East Side Hmong teen chosen to represent the region
Prior to Friday, Feb. 21, 17-year-old Paul Thao had never been on an airplane.
The East Side teen was flown out to Washington, D.C. by the Boy Scouts of America to take part in the organization’s annual report to the nation, detailing the Scouting’s accomplishments. This year, the boys gave the report to Speaker of the House John Boehner.
Thao was chosen as one of nine, from hundreds of thousands of kids, and represents the Northern Star Council.
The council represents 21 counties in central Minnesota and four counties in western Wisconsin. The council has over 70,000 members.
Kent York, Northern Star Council communications director, described Thao’s trip as “an incredible opportunity for one of our top Scouting youth leaders to meet and interact with our nation’s leaders.”
Scoutmaster Dave Moore recognized Thao’s strong leadership skills and nominated him.
He described Thao as “a very talented kid,” and a natural leader.
Moore spoke highly of his leadership style -- it’s “not the glossy kind,” he said, “It’s the caring, engaged kind ... it sends a message to kids that he likes them.”
“He’s the ideal role model for kids who are trying to figure out what a leader is,” Moore said. “He’s it!”
Thao has kept busy while in D.C., touring a whirlwind of different government buildings, such as the White House, the CIA, Arlington National Cemetery, and the U.S. Supreme Court building.
“I love it here,” said Thao, speaking on a borrowed cell phone in Washington, D.C.
“We wake up early in the morning,” he said, and “spend every day touring.”
He said what struck him most thus far was the Pentagon building -- “It’s really big and amazing,” he said.
He got a tour of the facility along with eight other representatives of Boy Scouts.
The trip, he said, has helped him connect with other Scouts from different parts of the nation.
“We’ve gotten close to each other,” he said. “We’re here now, as a family.”
He said he was proud to represent his East Side troop on the trip.
“I’m not just representing the Boy Scouts, but also the Hmong community,” he said.
Notably, Troop 100 has included officials currently representing St. Paul, including DFL Sen. Fong Hawj, and Dai Thao, who serves on the St. Paul City Council.
Older brother’s influence
Paul Thao’s oldest brother, Song Thao, 28, said he’s proud of his sibling.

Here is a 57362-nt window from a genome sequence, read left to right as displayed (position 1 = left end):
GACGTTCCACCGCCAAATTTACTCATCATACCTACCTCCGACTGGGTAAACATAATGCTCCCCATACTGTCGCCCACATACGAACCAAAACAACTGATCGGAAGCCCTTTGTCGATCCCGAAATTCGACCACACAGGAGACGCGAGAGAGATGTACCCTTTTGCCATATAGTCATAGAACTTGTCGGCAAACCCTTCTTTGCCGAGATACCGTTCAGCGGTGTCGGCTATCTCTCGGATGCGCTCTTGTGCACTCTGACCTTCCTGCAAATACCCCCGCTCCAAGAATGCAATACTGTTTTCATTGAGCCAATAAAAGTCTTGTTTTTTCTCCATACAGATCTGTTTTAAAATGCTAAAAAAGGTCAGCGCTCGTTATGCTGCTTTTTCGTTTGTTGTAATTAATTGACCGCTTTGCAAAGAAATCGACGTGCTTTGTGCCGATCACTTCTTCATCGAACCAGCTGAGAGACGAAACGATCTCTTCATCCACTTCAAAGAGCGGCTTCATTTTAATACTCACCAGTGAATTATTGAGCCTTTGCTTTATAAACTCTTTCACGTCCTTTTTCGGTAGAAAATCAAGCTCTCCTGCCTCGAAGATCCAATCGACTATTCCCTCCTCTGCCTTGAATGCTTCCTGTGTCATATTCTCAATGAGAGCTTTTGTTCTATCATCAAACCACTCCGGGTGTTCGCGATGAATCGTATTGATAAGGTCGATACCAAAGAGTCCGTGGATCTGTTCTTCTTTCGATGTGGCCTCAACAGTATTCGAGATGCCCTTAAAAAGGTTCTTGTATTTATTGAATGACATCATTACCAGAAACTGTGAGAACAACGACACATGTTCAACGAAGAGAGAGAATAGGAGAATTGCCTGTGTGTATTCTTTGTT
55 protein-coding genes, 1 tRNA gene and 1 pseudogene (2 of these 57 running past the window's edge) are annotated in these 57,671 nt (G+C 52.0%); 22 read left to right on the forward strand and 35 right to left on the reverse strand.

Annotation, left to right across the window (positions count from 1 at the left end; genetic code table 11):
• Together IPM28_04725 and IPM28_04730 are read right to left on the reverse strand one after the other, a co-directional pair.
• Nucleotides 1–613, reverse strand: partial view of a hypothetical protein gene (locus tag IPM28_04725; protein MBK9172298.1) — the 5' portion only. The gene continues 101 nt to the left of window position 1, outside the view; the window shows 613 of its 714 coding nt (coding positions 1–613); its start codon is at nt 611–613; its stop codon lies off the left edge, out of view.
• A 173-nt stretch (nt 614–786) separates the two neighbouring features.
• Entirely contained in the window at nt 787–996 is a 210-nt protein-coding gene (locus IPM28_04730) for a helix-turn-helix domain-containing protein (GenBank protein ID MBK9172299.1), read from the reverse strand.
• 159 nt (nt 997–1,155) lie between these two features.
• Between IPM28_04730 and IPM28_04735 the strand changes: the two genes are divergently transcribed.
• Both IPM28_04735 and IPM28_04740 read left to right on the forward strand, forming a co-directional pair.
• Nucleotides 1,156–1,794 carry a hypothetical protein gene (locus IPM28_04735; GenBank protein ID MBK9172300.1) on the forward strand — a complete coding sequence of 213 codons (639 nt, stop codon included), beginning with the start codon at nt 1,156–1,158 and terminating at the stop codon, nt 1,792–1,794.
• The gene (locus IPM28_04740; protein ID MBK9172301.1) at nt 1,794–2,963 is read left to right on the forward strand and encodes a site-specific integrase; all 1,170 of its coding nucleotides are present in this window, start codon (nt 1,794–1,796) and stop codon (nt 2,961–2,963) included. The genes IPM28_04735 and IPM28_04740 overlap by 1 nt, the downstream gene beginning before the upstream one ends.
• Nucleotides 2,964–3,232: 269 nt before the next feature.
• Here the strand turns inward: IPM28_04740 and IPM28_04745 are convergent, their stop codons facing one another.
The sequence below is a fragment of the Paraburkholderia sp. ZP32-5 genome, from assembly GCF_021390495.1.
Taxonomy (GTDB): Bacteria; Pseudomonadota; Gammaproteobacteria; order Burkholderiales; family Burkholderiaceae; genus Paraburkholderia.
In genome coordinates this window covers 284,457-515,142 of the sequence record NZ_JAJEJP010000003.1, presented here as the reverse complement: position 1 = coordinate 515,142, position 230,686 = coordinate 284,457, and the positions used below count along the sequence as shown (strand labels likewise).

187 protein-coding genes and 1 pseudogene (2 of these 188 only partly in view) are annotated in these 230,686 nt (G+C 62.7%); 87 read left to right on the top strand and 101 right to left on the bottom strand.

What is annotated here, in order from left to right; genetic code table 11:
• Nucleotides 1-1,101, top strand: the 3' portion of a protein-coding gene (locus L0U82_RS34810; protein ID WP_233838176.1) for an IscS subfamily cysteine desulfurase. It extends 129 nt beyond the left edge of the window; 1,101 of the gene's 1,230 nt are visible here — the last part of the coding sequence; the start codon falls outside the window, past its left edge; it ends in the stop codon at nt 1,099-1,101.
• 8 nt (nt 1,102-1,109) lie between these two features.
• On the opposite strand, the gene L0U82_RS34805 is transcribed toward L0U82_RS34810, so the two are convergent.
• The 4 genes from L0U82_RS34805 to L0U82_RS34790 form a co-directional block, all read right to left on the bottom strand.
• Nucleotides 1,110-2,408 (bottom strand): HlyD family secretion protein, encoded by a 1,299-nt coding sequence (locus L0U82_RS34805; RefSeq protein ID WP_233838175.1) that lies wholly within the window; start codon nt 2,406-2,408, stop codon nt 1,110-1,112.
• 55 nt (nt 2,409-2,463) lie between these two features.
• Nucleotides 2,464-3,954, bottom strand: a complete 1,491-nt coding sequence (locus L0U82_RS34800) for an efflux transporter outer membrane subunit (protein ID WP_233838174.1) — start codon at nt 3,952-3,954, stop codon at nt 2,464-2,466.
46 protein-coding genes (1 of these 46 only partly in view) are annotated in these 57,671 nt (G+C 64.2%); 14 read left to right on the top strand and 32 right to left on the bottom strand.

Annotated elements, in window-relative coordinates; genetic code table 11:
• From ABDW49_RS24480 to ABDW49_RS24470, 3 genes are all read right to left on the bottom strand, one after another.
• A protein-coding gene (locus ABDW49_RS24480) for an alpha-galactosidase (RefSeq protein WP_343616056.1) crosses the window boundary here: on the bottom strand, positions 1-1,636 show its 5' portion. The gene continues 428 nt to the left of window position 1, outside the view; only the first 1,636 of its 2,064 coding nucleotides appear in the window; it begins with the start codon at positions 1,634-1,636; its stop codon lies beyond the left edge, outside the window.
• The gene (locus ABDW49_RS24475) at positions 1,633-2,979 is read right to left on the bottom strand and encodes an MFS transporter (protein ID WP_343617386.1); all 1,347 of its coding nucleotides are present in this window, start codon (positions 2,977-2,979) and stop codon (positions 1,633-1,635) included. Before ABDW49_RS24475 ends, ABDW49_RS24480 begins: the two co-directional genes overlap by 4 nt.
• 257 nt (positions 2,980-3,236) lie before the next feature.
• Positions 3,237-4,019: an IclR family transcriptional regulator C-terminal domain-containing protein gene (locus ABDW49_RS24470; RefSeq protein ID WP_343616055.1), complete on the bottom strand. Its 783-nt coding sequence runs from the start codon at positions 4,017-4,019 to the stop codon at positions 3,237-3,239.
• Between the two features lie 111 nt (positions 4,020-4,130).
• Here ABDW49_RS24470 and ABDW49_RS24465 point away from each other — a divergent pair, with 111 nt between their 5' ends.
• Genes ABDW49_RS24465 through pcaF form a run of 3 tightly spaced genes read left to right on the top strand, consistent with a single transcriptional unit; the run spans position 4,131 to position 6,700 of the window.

Song Thao, who achieved Eagle Scout rank, said that he hoped he’s been a good influence on his younger brother.
Similar to Paul, when Song was younger, he and a friend were selected to go to Thailand for the World Scout Jamboree. He said the experience helped him become independent, something he expects his younger brother will experience as well.
“You build a lot of confidence as a person when you don’t know anyone and have to find your way,” he said.
“It’s crazy; it’s incredible,” he said. “I think he’s building a lot of confidence.”
Song Thao said he suspects his own achievements in Scouting got his younger brother started, but “now he’s paving his own way.”
And he’s earned it, Song said. “It’s nice to see him working hard.”
Thao comes from a large family, and is one of 12 kids.
His parents run a shop at the Hmongtown Marketplace in St. Paul’s Frogtown neighborhood. Thao works there on the weekends.
Song Thao spoke of his large family’s many challenges growing up -- with 12 kids, the family was on welfare, and even so it was often tough to put enough food on the table. Sharing a house was not easy either -- “Just imagine six young boys running around the house,” he said.
When he’s not doing Boy Scouts activities or schoolwork, Thao likes to practice piano and guitar. He’s self-taught at both, and mostly plays “sweet, slow, smooth and steady melodies,” he said.
Thao is currently at Harding High School, and said he plans to go on to college.
In the meantime, he’s working towards earning his Eagle Scout badge - for a service project he’s hoping to work on the Frogtown Urban Farm, a large swath of land in the Frogtown neighborhood, to provide benches and picnic tables, and also to plug in the Hmong community to the resource.
Contact Patrick Larkin at 651-748-7816 or at firstname.lastname@example.org . Follow him on Twitter at @ESRPatrickLark.